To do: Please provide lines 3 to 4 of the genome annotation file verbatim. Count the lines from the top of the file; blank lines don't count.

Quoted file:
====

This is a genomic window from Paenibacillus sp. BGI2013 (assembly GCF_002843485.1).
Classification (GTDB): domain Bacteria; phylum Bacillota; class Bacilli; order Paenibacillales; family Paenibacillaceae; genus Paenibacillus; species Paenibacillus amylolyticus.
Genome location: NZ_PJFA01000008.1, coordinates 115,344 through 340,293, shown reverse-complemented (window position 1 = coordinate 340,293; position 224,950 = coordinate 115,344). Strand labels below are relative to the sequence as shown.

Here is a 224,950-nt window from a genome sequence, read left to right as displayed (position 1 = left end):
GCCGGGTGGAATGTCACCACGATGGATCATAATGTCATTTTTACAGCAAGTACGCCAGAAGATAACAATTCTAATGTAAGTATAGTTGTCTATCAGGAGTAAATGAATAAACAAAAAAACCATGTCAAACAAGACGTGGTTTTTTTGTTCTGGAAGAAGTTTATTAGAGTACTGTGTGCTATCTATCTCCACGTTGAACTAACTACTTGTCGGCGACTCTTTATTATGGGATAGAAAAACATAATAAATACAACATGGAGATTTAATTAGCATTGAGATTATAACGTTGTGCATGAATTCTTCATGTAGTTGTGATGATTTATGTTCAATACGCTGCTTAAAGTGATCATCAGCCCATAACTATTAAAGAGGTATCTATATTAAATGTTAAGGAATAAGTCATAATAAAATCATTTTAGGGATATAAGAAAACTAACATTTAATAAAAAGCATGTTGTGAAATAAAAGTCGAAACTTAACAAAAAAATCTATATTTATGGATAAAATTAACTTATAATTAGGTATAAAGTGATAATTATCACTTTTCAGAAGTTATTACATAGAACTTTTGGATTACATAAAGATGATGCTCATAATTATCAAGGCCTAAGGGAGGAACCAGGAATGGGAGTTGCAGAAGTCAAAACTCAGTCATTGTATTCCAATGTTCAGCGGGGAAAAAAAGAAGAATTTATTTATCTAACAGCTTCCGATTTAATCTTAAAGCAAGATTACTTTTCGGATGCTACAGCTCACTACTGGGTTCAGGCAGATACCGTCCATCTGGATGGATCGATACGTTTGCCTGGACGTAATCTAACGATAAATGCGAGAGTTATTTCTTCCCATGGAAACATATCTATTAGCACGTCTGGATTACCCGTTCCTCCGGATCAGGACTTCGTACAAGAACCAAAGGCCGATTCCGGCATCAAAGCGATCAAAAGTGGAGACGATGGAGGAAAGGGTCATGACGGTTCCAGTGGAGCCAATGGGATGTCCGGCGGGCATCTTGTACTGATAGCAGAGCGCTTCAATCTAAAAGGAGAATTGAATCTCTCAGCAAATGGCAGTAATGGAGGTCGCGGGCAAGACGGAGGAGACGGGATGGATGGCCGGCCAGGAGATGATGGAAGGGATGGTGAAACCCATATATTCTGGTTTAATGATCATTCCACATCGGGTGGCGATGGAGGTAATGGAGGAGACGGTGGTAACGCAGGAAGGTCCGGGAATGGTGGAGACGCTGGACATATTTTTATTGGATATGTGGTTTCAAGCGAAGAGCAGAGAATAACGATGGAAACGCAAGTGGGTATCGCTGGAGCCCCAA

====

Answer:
Genome location: NZ_PJFA01000008.1, coordinates 115,344 through 340,293, shown reverse-complemented (window position 1 = coordinate 340,293; position 224,950 = coordinate 115,344). Strand labels below are relative to the sequence as shown.

Here is a 224,950-nt window from a genome sequence, read left to right as displayed (position 1 = left end):